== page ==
- 5: 9:14
- 6: 8:19
- 7: 9:01
- 8: 7:56
Mile 8-9 was the only hot and sunny section of the course. For the most part it is shaded and idyllic. The weather could have been cooler, but with low humidity and temps in the lows 80s it really wasn’t bad. But that beating sun and the back spasms in that section slowed me to a stop to stretch for a minute. In fact, there was a shaded bench there and if someone hadn’t been sitting on it I may have just stopped for a nap.
- 9: 10:05
- 10: 9:06
- 11: 9:23
These were very disappointing run splits. I was truly miserable on the run and, frankly, I hate that. I started questioning whether I would ever do another long distance triathlon.
- 12: 9:33
Once back toward town, the number of spectators increases and you can see and hear the finish. Police and volunteers guard the crossing to protect runners from oblivious, french fry and pizza eating beach goers. I caught up to a young man doing the Olympic and ran alongside for a moment. He asked which race and when I told him the half he gave me a fist bump and said “Keep going”!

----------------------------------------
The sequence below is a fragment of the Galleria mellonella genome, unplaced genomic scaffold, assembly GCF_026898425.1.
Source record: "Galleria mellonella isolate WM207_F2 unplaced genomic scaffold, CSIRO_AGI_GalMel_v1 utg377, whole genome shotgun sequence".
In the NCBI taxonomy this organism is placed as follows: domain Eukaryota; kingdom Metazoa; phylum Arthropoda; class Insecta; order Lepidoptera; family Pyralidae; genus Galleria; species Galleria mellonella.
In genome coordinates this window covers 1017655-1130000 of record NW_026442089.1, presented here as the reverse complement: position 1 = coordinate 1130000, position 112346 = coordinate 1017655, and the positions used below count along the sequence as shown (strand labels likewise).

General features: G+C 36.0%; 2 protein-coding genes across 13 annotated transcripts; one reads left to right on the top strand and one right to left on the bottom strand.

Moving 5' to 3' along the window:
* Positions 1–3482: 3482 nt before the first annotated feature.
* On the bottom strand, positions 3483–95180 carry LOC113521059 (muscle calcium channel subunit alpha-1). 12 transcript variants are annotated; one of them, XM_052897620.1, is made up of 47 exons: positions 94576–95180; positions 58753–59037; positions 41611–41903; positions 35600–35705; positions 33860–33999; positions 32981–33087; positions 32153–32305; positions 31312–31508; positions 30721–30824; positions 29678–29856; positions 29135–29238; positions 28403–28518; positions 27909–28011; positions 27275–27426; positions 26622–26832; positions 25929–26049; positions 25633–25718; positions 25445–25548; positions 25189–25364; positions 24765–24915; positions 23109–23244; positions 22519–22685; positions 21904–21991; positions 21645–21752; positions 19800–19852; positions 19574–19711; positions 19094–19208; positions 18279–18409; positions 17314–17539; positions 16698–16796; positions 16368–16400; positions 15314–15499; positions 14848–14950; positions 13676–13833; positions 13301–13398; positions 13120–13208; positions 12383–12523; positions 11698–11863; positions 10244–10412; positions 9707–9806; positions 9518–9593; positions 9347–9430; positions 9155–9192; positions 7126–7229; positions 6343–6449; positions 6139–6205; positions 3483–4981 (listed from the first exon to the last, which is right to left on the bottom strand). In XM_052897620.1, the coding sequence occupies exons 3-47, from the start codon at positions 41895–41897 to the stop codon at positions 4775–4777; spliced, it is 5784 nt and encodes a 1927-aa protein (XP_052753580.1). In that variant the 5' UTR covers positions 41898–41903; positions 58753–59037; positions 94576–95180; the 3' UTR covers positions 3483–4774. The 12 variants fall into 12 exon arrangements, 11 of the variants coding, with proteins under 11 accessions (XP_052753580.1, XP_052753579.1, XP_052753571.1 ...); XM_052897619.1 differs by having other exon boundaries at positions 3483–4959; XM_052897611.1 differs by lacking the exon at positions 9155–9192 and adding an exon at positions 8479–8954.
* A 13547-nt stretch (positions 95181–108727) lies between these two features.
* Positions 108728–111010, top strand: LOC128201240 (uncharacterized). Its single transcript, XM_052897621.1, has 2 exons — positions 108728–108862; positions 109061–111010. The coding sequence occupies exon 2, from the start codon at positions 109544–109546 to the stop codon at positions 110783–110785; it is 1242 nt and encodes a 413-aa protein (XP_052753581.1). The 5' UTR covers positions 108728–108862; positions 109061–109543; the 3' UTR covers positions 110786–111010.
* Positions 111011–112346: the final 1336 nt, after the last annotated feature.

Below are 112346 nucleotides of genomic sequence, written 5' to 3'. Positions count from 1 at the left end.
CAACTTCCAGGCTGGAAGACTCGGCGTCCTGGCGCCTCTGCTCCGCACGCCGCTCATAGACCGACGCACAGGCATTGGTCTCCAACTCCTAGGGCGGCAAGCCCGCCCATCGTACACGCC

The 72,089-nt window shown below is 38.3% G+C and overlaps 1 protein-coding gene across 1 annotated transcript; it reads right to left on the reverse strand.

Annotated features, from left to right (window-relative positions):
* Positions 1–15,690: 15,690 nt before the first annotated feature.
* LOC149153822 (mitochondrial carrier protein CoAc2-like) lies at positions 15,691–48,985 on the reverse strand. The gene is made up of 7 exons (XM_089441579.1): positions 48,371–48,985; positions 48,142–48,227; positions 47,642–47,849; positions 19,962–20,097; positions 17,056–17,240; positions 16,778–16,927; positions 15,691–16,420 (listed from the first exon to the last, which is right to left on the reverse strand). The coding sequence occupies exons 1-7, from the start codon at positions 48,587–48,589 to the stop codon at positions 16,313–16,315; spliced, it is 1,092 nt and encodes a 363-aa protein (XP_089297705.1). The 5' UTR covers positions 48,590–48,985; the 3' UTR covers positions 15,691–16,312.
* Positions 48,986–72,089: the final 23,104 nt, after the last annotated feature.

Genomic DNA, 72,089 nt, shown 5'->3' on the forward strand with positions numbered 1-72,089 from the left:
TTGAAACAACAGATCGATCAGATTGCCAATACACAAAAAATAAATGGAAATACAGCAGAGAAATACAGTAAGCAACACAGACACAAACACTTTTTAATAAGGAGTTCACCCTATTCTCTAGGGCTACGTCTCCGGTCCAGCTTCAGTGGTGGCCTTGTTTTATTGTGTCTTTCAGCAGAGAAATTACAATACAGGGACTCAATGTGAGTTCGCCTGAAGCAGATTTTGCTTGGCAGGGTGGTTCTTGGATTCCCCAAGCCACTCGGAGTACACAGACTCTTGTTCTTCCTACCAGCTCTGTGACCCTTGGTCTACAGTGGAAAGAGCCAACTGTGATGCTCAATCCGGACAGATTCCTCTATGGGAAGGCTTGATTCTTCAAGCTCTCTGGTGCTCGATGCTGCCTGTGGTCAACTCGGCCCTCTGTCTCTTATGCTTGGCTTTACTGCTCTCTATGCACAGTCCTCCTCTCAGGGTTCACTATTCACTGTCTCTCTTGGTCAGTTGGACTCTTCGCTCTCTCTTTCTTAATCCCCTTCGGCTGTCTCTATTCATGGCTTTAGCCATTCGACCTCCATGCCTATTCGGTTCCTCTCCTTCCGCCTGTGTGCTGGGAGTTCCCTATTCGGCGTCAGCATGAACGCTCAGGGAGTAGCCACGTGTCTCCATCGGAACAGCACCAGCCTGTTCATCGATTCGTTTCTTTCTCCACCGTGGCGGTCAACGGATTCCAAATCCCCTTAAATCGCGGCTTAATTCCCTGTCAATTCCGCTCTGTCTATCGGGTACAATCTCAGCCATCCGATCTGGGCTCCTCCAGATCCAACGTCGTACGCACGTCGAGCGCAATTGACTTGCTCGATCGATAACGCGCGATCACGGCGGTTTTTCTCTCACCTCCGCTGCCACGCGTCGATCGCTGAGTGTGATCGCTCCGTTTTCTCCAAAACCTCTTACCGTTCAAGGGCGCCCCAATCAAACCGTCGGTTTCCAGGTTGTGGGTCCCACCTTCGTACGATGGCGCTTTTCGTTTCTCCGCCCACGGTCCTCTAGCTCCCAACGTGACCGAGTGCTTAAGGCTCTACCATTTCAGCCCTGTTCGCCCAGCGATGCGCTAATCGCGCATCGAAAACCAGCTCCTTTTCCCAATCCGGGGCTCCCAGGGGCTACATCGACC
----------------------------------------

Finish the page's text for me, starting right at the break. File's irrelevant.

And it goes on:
- 13: 8:16
For me, on any run, the 2 mile mark is magical. I know I can run that 2 miles no matter what. My back was very angry but I kept running back down 1st and to transition. I heard the volunteers saying just ahead and around the corner. “Just ahead”. Holy crap that transition is long. It is at least a city block from one end to the other. The finish is at the far end. I finally rounded the corner and heard the announcer call out my name and my race note of “He’s ready for the lobster”! I laughed to myself because I had forgotten I wrote that.
On the strength of a fast swim, this was a new PR by 7 minutes.
Woohoo! Now you’ll have to go back next year to put together all three 🙂 Sorry ’bout those spasms…Great job, great write up, of course!